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    Homeownership Rates Are Rising

    The homeownership rate rose in the third quarter, and economists are pointing to lower mortgage rates as a major reason for the uptick. The homeownership rate rose to 64.8% in the third quarter, up 0.7 percentage points from the previous quarter.

    While more Americans are becoming homeowners again, the homeownership rate still remains far from its 69.2% peak in 2004.

    However, economists are encouraged by the turnaround in the number of consumers entering homeownership. The third quarter saw a nearly 1.4 million increase in new owner households. For eight of the past 10 quarters, the country has seen an increase in owner households surpass 1 million. Meanwhile, the number of renter households is falling, having dropped 33,000 last quarter.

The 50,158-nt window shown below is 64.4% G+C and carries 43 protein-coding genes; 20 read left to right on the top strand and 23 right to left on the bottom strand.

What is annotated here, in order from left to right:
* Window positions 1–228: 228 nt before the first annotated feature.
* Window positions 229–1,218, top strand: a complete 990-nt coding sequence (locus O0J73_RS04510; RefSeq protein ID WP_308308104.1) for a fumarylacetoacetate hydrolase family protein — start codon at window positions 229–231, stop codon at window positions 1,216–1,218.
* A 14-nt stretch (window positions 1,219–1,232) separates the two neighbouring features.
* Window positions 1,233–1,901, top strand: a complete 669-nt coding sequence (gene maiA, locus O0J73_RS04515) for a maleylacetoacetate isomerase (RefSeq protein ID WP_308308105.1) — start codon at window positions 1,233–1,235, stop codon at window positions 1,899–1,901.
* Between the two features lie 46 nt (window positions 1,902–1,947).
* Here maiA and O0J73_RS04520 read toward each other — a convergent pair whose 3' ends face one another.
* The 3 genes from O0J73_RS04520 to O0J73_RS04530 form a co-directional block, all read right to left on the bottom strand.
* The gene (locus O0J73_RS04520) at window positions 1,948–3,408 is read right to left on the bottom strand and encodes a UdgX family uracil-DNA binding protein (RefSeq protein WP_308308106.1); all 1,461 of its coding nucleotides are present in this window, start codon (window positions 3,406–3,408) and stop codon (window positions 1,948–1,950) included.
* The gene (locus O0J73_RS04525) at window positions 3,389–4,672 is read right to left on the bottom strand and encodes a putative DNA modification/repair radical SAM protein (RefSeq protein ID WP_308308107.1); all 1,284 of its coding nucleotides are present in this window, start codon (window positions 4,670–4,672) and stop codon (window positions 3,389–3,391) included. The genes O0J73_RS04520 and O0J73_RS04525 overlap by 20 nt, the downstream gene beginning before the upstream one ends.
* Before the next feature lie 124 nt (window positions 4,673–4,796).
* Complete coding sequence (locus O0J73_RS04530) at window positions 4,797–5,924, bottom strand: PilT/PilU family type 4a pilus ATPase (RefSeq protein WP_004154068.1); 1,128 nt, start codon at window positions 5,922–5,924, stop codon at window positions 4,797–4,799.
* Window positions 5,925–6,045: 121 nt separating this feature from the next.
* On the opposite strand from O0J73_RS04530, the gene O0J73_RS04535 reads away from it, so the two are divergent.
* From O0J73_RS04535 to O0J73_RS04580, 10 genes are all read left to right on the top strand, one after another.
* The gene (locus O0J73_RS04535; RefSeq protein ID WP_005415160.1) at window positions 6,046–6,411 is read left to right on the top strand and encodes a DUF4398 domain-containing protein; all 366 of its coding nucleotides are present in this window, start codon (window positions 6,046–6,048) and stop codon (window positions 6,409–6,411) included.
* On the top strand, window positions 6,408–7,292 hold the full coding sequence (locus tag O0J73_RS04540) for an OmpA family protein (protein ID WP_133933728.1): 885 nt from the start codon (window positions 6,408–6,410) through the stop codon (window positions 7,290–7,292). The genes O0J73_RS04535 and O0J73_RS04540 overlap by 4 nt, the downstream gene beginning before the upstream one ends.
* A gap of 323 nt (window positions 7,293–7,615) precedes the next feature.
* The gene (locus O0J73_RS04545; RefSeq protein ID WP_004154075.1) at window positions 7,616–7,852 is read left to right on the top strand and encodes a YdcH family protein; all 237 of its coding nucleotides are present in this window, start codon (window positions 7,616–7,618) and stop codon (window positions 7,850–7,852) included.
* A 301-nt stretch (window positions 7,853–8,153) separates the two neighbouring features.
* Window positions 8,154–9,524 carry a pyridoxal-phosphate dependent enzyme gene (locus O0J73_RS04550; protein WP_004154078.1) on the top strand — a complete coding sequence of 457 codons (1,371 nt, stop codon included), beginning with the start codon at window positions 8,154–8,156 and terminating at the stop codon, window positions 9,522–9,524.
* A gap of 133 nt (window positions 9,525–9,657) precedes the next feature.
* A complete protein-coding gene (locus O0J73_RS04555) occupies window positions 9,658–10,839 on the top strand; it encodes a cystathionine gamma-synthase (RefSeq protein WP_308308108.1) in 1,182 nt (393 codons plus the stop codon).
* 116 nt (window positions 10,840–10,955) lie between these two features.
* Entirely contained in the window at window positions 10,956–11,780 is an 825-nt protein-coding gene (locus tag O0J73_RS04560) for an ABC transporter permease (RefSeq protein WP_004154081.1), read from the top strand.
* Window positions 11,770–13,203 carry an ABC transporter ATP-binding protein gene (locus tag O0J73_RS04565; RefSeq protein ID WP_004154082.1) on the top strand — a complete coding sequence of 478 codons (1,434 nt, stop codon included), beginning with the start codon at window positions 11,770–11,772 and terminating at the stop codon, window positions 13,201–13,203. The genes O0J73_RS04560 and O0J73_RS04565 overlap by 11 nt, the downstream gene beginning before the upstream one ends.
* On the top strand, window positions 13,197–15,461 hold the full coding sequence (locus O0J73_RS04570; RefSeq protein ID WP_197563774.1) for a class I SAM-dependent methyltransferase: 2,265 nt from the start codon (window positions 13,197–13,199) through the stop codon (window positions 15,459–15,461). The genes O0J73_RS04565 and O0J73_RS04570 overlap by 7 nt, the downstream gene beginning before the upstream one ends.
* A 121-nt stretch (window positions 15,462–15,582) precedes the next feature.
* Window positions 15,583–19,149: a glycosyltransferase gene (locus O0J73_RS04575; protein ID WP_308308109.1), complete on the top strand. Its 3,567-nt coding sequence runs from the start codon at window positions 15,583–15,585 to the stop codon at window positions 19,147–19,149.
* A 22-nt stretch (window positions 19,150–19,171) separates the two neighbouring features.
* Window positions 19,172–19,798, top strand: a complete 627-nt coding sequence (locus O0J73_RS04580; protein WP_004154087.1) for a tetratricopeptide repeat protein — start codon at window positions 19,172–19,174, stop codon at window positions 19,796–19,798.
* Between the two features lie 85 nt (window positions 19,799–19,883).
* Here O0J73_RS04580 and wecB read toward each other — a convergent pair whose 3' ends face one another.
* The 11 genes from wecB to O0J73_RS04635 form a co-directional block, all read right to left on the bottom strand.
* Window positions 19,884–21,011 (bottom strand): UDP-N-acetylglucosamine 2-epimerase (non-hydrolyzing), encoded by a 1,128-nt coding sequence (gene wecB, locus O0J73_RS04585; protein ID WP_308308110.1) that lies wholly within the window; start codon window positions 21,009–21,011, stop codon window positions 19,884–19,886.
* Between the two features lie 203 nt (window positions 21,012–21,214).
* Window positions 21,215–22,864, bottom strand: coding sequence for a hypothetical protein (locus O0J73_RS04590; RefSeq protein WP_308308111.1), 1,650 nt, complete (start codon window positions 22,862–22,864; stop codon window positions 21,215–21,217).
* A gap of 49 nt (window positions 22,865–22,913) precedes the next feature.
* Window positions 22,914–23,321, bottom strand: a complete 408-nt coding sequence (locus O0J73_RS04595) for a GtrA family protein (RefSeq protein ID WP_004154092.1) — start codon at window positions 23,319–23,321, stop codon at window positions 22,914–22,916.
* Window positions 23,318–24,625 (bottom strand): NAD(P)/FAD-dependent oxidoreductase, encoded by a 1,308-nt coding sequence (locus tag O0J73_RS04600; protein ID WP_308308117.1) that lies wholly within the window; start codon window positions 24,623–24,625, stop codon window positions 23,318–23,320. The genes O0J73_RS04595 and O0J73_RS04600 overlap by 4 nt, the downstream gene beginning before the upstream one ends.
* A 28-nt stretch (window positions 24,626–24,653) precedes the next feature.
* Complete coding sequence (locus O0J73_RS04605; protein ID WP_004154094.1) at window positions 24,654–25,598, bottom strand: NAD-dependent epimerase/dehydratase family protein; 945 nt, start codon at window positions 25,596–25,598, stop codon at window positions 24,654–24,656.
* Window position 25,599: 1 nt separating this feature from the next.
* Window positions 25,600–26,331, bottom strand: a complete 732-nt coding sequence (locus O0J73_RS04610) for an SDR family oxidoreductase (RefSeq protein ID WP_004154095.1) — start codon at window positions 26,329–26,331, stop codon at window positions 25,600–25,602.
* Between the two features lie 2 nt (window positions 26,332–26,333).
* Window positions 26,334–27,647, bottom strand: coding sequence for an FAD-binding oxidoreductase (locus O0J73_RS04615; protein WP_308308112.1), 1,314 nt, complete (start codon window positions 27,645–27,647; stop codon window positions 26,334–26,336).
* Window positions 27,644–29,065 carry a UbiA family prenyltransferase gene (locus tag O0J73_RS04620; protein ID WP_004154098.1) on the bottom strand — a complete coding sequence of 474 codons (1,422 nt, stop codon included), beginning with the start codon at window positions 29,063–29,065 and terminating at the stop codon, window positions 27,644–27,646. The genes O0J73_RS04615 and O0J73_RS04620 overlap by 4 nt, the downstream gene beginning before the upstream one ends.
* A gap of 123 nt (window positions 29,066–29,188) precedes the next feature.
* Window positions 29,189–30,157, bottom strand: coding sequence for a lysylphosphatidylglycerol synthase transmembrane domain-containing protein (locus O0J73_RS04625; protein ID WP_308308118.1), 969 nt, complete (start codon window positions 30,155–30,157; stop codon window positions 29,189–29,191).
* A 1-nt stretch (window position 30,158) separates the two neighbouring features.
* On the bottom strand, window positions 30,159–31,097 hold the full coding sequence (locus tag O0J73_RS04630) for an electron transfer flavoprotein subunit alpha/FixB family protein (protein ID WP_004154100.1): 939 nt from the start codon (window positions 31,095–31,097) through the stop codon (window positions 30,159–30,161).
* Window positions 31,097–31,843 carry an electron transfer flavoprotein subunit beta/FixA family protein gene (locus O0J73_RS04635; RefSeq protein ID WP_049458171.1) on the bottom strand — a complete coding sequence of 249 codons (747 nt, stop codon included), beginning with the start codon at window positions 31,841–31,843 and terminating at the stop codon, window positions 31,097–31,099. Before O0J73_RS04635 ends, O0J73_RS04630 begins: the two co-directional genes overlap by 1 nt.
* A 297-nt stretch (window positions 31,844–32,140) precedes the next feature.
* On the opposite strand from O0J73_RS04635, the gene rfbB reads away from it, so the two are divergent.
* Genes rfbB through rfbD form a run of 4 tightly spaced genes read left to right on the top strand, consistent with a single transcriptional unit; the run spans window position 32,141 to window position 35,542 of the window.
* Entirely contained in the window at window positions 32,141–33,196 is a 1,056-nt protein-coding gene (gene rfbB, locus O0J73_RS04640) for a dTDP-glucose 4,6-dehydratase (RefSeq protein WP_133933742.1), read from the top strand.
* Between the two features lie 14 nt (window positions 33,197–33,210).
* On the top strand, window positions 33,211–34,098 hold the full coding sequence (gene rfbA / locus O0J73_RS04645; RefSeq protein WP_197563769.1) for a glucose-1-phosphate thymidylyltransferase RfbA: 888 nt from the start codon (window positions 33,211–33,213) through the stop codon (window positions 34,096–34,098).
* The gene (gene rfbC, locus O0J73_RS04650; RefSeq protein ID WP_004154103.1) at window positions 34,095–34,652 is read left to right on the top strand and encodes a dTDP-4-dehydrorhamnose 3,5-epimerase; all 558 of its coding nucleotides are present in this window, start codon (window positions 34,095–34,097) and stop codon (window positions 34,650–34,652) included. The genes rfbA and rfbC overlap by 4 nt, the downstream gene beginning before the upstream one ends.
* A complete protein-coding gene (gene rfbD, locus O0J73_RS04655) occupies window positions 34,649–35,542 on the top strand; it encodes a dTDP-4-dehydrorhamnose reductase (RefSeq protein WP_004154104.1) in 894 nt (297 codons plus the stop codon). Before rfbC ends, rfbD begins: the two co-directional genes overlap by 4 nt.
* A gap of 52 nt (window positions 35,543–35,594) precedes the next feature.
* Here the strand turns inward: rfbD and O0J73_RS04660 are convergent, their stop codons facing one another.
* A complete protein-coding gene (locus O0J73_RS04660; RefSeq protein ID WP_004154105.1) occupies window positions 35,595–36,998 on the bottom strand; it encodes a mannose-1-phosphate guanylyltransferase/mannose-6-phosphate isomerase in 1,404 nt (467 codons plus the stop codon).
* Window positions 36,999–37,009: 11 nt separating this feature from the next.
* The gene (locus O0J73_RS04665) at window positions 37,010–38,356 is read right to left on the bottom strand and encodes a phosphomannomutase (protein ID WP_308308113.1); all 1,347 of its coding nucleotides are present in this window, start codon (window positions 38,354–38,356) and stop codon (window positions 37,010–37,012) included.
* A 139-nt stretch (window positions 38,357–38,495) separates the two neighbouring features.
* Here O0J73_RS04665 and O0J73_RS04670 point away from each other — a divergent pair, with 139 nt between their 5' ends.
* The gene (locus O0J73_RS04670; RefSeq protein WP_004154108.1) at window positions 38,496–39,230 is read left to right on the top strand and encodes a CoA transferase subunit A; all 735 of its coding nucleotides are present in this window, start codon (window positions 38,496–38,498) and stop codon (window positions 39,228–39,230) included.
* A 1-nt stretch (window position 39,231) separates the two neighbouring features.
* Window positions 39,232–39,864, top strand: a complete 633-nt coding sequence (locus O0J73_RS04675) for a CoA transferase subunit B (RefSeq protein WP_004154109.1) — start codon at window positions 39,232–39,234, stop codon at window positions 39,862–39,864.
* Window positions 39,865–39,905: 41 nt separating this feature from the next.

“This could indicate the start of another upward trend in the homeownership rate as a low mortgage rate environment helps entice some renters to make the switch to homeownership,” noted Ralph McLaughlin, deputy chief economist at CoreLogic, in a blog post.

    The homeownership rate among all age groups but the 55–64 age group rose in the third quarter, census data shows. Households led by 35- to 44-year-olds saw the largest increase, up 0.8 percentage points from a year ago.

    Overall, the increase in the homeownership rate was “driven by a combination of very strong growth in owner households and a decrease in renter households,” notes McLaughlin. “What’s more, strong owner demand combined with low housing inventory is helping drive homeowner vacancy rates to lows not seen since the early 2000s.”


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